Electrons in outer shell are delocalised and so can move through the structure. This causes electrostatic attractions between the metal ions and the free electrons
Giant covalent structure
What forces are overcome when a substance melts or boils?
Covalent bonds
What substances consist of simple molecules?
Gases, liquids or solids which have relatively low melting or boiling points
Ionic compound
A giant ionic lattice
Examples of macromolecules (3)
Silica (silicon dioxide)
Structure of diamond
A macromelucule where each carbon atom is covalently bonded to four other carbon atoms
Structure of graphite
A macromolecule where each carbon atom covalently bonds to three other carbon atom - leaving one delocalised
Graphite properties -why?
Soft and slippery because there are weak intermolecular forces between the layers so they can easily slide over each other
Graphite's delocalised electrons is similar to...
Formed with different numbers of carbons
Structure of fullerene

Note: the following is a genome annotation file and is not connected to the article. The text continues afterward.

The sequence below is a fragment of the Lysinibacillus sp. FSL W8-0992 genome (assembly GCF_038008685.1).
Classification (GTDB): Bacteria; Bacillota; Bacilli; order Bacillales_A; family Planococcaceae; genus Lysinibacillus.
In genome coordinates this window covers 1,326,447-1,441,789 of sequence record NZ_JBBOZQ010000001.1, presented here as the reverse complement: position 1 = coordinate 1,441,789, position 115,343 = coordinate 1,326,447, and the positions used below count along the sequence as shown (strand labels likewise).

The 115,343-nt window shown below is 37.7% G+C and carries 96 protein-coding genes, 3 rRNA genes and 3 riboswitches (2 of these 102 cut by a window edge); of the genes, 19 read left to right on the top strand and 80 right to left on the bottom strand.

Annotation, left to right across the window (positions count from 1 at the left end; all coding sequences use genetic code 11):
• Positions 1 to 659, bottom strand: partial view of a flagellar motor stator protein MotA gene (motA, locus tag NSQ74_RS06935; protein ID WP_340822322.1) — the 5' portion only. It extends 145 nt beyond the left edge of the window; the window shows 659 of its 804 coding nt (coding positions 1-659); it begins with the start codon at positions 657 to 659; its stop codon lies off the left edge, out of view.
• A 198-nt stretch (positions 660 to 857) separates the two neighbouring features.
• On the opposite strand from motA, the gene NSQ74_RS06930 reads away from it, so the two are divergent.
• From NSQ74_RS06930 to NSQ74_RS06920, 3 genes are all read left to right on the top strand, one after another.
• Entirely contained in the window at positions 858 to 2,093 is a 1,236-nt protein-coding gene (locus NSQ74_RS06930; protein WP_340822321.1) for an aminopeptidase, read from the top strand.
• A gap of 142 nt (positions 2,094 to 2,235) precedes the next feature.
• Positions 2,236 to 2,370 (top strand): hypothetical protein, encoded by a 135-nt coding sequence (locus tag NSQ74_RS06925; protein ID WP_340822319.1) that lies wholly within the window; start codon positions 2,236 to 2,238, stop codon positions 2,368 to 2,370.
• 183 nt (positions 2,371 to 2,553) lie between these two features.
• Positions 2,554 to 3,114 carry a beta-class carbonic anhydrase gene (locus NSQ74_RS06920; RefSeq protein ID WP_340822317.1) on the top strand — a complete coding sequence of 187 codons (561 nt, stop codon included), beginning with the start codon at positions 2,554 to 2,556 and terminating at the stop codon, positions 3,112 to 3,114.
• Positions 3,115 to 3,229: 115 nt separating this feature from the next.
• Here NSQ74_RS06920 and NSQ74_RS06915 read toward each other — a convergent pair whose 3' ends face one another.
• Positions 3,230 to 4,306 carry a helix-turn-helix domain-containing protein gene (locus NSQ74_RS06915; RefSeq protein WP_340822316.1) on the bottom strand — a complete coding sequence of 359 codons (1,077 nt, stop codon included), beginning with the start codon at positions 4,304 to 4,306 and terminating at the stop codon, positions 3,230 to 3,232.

Based on hexagonal rings of carbon atoms
Uses of fullerene
Drug delivery into the body
Nanotubes e.g. tennis rackets
Metal - conduct electricity?
Yes because of their delocalised electrons
Metal properties- why?
Can be bent or shaped because the layers are able to slide over each other
Conduction depends on...
The ability of electrons to move throughout the metal
Two or more different metals
Alloy characteristics - why?
The different metals used each have a different atom size - distorting the structure, making it more difficult for the layers to slide over each other, thus making alloys harder than pure metals
Shape memory alloy - property and example
Can return to original shape after being deformed
E.g. dental braces - nitinol
What do the properties of polymers depend on? (2)
What they are made from
The conditions under which they were made
Thermosoftening polymer structure
Individual tangled chains with with weak intermolecular intermolecular forces (no cross links)
Thermosetting polymer structure and property
Chains with cross links between them